“Sequestration is a hard way to do things, but it’s better than nothing,” he said, adding that “necessity is the mother of invention.”
A public defender gently challenged Coburn on the issue, saying sequestration was actually costing the federal government because the Justice Department had laid off so many staff attorneys it had to hire private ones at an hourly rate.
“Your agency, Justice, is one of the most wasteful in Washington. It’s not my fault if the money is not getting to you,” Coburn said.
“There is no place in the federal government that is not rife with waste.”
Sen. Tom Coburn: We need a constitutional convention to take back our country
There are a lot of concerns today in our country, not any of them unsolvable, but they are nevertheless big and problematic. If I were to assess where we are as a country today, I would say that the constitutional republic that we have is at risk for the very things that our founders and forefathers talked about: The abandonment of constitutional principles, especially the enumerated powers, has created situations in which we find ourselves leaving a legacy to our children that I certainly can’t be proud of and I know most of you can’t be proud of.
Our unfunded liabilities right now are $126 trillion when you add them all up. That includes the $17 trillion that we owe, plus the rest of the unfunded liabilities. The total net worth of the United States, all the assets that the whole country has together, is $84 trillion. So essentially the game is up. And the problem is we don’t have any visionary leadership in our country, in either party, that will stand up and talk about what the real problems are.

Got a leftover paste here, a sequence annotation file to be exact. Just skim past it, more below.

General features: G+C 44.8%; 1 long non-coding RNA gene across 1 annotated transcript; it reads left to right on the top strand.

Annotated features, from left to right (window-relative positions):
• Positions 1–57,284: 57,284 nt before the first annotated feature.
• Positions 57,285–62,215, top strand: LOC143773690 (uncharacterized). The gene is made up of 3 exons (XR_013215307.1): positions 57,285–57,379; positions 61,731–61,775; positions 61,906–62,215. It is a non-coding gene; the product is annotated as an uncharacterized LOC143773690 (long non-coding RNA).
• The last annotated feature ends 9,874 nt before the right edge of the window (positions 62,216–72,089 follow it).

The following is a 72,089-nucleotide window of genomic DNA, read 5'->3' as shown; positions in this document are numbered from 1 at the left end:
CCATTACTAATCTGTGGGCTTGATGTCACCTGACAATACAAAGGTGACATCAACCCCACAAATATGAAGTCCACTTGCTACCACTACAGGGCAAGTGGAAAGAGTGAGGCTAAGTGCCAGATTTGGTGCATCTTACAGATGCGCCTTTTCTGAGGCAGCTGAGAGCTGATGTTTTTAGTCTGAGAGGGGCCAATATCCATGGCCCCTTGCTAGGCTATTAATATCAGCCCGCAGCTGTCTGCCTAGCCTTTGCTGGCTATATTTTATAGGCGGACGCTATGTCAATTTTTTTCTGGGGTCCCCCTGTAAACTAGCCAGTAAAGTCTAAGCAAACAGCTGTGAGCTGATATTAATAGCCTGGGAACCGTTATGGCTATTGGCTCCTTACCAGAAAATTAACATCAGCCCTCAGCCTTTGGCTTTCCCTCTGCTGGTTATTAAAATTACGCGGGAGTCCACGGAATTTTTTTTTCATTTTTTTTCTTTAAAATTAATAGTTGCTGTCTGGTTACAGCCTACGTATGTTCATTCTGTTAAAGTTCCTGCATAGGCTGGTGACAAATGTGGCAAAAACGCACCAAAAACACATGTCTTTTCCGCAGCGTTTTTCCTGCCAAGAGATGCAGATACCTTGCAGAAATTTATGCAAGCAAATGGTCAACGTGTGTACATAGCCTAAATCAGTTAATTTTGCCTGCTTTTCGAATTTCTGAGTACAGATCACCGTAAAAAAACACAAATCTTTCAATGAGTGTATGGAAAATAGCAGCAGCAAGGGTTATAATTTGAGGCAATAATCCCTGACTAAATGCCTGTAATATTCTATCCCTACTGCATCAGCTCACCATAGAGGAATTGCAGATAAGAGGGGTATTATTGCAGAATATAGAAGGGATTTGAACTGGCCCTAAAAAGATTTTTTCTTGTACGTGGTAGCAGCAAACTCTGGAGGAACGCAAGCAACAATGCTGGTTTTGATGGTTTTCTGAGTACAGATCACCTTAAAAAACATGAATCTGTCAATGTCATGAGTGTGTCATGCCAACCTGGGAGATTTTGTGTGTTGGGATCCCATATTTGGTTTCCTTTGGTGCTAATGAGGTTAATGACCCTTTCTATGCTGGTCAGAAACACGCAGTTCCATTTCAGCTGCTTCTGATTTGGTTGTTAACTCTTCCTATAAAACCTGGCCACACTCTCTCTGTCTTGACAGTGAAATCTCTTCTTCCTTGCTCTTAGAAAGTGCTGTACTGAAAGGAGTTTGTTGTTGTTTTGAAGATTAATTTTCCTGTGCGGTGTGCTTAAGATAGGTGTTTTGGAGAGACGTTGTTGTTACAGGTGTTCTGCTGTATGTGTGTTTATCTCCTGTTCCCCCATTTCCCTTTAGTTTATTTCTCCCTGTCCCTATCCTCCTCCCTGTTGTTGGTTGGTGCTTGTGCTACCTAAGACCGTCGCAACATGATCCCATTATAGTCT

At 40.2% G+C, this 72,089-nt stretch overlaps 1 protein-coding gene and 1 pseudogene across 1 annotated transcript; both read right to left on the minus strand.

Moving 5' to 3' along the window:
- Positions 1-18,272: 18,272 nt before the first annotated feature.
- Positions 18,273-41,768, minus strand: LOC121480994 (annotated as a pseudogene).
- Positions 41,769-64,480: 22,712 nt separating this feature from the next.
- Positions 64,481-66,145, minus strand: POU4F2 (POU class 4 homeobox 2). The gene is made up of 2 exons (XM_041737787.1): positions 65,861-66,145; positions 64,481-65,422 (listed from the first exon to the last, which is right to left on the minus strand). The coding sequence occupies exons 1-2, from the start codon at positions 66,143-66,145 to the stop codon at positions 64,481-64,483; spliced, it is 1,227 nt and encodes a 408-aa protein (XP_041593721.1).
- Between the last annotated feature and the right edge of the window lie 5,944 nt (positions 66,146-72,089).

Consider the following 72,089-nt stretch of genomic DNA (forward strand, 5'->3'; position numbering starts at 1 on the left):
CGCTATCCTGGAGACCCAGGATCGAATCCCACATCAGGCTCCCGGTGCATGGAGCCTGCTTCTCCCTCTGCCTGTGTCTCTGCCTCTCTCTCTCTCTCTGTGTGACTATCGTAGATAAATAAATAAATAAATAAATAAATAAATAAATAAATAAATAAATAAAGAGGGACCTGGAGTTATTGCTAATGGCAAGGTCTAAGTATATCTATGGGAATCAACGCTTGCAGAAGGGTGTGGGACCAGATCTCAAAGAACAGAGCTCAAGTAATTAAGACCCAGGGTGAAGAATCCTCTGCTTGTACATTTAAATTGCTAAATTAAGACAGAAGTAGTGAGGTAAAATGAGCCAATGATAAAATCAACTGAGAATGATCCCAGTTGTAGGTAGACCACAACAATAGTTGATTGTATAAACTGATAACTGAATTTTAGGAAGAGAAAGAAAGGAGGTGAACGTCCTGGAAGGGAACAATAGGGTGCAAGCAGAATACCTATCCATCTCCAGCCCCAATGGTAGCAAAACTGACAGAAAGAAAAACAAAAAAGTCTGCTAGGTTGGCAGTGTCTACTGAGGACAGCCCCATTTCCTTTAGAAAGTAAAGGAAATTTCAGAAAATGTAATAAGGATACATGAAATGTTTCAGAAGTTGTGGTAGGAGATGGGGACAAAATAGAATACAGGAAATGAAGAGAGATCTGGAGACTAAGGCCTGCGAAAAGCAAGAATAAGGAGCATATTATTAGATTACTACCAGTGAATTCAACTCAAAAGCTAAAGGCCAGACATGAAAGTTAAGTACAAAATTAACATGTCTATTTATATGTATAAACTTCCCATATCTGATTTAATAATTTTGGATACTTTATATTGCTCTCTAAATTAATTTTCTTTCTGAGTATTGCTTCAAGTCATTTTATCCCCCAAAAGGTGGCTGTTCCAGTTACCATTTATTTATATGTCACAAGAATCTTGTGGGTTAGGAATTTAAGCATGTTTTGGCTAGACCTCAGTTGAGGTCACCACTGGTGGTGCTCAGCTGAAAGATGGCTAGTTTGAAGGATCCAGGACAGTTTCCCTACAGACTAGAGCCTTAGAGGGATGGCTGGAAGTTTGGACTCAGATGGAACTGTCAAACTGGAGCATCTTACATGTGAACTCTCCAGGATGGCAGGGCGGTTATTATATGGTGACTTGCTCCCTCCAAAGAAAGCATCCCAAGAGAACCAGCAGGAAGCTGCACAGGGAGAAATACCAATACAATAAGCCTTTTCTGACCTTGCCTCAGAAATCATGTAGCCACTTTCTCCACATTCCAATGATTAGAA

We have undermined self-reliance in the name of being charitable. We have abdicated personal responsibility in the name of being fair. And we’re following in the footsteps of what every historian has told us about every constitutional republic — they don’t last and the reason they don’t last is because we concentrate power in the central governance and end up giving away freedom and creating fiscal policies that undermine the very economy that supports the growth and the vibrancy of our country.
I think these problems are all solvable. The questions I ask privately and publicly are, with all these big problems, why are we not addressing them in the Congress? And I hear often from Oklahomans about the fact that “you all need to work together.” I have an observation on that. We’re going to have an $800 billion deficit this year. Congress approved that. I’d say we are working together way too well.